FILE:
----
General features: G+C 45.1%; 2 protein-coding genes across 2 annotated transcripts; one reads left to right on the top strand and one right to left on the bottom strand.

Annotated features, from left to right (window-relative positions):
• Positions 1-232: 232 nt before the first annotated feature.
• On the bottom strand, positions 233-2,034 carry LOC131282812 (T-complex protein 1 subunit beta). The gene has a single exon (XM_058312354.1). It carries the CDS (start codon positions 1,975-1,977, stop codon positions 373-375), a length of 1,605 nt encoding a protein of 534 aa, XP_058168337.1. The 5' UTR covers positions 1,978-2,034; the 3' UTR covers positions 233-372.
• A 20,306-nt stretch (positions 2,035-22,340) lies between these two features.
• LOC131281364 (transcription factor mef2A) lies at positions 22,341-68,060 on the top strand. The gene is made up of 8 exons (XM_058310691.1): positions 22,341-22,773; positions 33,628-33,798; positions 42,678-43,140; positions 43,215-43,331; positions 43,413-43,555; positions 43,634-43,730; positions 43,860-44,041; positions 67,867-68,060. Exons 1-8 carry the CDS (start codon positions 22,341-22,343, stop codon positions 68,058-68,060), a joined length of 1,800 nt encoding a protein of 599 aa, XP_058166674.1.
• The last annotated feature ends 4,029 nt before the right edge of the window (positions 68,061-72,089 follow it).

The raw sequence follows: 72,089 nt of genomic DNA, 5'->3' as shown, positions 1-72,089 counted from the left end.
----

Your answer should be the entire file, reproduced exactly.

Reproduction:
General features: G+C 45.1%; 2 protein-coding genes across 2 annotated transcripts; one reads left to right on the top strand and one right to left on the bottom strand.

Annotated features, from left to right (window-relative positions):
• Positions 1-232: 232 nt before the first annotated feature.
• On the bottom strand, positions 233-2,034 carry LOC131282812 (T-complex protein 1 subunit beta). The gene has a single exon (XM_058312354.1). It carries the CDS (start codon positions 1,975-1,977, stop codon positions 373-375), a length of 1,605 nt encoding a protein of 534 aa, XP_058168337.1. The 5' UTR covers positions 1,978-2,034; the 3' UTR covers positions 233-372.
• A 20,306-nt stretch (positions 2,035-22,340) lies between these two features.
• LOC131281364 (transcription factor mef2A) lies at positions 22,341-68,060 on the top strand. The gene is made up of 8 exons (XM_058310691.1): positions 22,341-22,773; positions 33,628-33,798; positions 42,678-43,140; positions 43,215-43,331; positions 43,413-43,555; positions 43,634-43,730; positions 43,860-44,041; positions 67,867-68,060. Exons 1-8 carry the CDS (start codon positions 22,341-22,343, stop codon positions 68,058-68,060), a joined length of 1,800 nt encoding a protein of 599 aa, XP_058166674.1.
• The last annotated feature ends 4,029 nt before the right edge of the window (positions 68,061-72,089 follow it).

The raw sequence follows: 72,089 nt of genomic DNA, 5'->3' as shown, positions 1-72,089 counted from the left end.